It's not that the old RPG systems was cheap or anything. AD&D 2nd Edition players handbook was $20 when it was released in 1989 - but then it's a 250-something page book, then you have to put down another $20 or so for the DM guide, and another $20 or so for a decent adventure module (in case you don't want to make your own) plus a few more bucks for some dice -- pen and papers are basically free. So I'm sure some argument could be made that it's not that expensive but as a value for money the old RPG system provided infinitely more value, playability and enjoyment compared to the boardgames. But such things are subjective. While the price isn't my main concern what does bother me is how they dumbed down the entire experience, plus they are screwing with childhood (and teenage) memories.

        Still it's cheaper then the Games Workshop stuff. Those guys really know how to stick it to the players wallets. A few unassembled unpainted plastic models in a box -- $100. Apparently putting them together and painting them is half the fun, or so I have been told.

        • (Score: 0) by Anonymous Coward on Tuesday February 14 2017, @07:11PM

          by Anonymous Coward on Tuesday February 14 2017, @07:11PM (#467063)

          Parent here....

          You speak truth. If I remember right I spent $38 including tax for the AD&D version 1 DM Guide and Player handbook, and that would have been somewhere between 1982 and 1984. I found them in a B. Dalton when we were on vacation in Flagstaff, Arizona. That was something around a month plus of my allowance and it was 100% of the money I had with for the three day camping trip with my folks (it was a KOA about a mileish or two from the Flagstaff Mall.) But I used those two books for the next ten years and got lots more enjoyment from that than the Basic set I had. (My best friend had the blue Expert set.) And there was also the revolt of Tunnels & Trolls as well to counter the "buy ten books" mindset of TSR.

          I hate to think how much money I've spent on gaming over the years. IIRC a lot of board titles then were in the sub-$20 range, though, and the cream of the crop around $30. And I've painted lots and lots of lead and pot metal and enjoyed the hours spent doing so - I was out by the time lead was phased out and plastic came to rise. (Done lots of plastic models over the years too...)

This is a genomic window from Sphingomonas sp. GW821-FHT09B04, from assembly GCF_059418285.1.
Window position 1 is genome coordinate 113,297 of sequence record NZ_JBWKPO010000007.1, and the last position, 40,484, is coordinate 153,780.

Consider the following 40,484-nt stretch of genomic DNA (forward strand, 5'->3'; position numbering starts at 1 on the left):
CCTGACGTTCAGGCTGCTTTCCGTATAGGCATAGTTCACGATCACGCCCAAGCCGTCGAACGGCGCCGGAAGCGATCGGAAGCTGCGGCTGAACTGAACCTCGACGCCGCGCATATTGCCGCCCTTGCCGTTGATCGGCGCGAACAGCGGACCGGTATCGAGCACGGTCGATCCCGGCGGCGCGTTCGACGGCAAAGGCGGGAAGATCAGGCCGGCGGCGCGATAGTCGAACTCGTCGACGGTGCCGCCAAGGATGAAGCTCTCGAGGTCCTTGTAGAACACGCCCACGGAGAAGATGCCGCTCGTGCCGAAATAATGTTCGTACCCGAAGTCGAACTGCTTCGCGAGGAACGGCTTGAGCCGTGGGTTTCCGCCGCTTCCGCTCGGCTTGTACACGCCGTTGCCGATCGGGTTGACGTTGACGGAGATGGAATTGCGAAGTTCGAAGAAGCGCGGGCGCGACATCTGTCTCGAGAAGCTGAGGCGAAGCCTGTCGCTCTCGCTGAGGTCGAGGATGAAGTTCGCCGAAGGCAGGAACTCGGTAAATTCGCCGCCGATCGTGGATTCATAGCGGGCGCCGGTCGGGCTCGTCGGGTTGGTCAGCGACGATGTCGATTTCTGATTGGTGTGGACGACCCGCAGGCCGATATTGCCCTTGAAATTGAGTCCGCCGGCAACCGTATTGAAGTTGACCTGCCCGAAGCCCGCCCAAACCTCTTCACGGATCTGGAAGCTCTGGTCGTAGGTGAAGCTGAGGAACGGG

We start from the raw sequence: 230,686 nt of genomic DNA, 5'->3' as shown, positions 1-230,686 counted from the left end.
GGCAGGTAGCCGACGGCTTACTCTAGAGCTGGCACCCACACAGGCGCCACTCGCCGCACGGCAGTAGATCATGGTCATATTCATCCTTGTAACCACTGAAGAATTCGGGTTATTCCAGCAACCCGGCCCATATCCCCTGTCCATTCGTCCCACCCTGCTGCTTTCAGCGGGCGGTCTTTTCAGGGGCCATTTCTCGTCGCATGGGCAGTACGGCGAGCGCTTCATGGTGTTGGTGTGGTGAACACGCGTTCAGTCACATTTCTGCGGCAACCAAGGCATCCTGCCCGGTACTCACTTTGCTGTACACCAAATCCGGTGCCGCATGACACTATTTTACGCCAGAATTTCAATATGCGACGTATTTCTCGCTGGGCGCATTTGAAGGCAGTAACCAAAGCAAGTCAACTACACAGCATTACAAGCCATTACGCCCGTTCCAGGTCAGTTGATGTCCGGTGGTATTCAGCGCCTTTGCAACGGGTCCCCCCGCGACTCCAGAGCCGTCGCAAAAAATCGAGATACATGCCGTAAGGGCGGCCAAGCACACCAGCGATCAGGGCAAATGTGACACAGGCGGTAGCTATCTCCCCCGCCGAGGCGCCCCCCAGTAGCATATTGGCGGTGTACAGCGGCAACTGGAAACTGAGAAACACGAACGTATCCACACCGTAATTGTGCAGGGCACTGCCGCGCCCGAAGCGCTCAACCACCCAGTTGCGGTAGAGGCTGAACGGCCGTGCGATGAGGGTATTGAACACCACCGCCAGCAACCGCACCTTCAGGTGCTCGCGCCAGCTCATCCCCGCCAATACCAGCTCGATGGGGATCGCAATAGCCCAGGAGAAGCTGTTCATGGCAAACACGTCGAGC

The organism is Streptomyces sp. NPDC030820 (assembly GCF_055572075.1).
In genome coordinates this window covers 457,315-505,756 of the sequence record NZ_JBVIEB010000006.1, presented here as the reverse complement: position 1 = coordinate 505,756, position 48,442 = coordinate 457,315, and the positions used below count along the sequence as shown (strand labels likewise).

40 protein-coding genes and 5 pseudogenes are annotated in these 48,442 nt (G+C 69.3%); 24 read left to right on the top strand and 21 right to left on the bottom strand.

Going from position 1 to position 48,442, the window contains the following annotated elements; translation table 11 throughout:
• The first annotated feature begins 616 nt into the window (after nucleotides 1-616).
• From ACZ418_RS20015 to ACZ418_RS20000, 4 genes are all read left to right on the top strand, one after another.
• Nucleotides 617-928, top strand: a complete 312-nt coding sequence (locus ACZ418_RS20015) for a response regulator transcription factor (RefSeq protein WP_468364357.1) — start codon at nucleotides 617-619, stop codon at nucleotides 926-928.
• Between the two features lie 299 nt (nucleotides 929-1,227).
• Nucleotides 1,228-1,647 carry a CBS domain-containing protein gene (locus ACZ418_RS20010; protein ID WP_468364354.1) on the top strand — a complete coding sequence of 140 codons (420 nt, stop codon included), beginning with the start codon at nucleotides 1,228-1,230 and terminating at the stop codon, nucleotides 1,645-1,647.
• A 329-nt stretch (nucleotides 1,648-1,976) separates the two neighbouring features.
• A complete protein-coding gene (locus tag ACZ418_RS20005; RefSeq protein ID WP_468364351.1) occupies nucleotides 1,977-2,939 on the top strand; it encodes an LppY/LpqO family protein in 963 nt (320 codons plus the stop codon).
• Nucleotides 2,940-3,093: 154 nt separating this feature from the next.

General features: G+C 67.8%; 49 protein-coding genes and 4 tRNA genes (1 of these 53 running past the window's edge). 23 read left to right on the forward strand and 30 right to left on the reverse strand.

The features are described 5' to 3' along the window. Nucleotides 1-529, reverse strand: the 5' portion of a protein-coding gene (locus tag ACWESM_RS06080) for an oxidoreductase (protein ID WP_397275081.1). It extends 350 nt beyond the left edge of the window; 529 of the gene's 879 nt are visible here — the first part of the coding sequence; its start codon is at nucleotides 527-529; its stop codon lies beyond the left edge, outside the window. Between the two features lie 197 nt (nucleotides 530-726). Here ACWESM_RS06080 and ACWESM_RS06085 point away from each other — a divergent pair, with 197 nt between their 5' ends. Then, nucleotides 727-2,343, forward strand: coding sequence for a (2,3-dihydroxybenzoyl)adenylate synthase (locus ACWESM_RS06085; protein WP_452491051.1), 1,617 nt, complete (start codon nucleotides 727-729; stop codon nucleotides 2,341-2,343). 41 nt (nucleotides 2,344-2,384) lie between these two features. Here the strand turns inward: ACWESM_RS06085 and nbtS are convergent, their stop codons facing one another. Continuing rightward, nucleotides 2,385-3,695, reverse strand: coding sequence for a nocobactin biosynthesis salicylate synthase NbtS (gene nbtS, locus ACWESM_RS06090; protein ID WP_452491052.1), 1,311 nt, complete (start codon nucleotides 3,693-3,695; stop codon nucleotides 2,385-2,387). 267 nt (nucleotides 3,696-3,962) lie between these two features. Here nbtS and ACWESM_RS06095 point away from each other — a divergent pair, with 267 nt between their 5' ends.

Anyway, you hit the nail on the head - the true measure is value received for what's paid. And I enjoyed shelling out way too much money for the Firefly game, for example.... But it seems to me that the investments were proportionally cheaper back then. That, though, is likely just my rose colored glasses of nostalgia I suppose. It is still hard to wrap my head around paying $80-$130 for a board game.

          • (Score: 2) by bob_super on Tuesday February 14 2017, @09:58PM

            by bob_super (1357) on Tuesday February 14 2017, @09:58PM (#467118)

            Just played Conan a few times with some friends. Love the mechanics, but at $125 (early), and $250 (retail), that sure feels steep...
            Value for the money, plus fun with friends, compared to most other silly entertainment? True, but dang it's hard to imagine spending that much for one game... (AD&D 2nd did it nicely and progressively, not as the entry cost)

  • (Score: 2) by takyon on Tuesday February 14 2017, @01:07PM

    by takyon (881) <{takyon} {at} {soylentnews.org}> on Tuesday February 14 2017, @01:07PM (#466927) Journal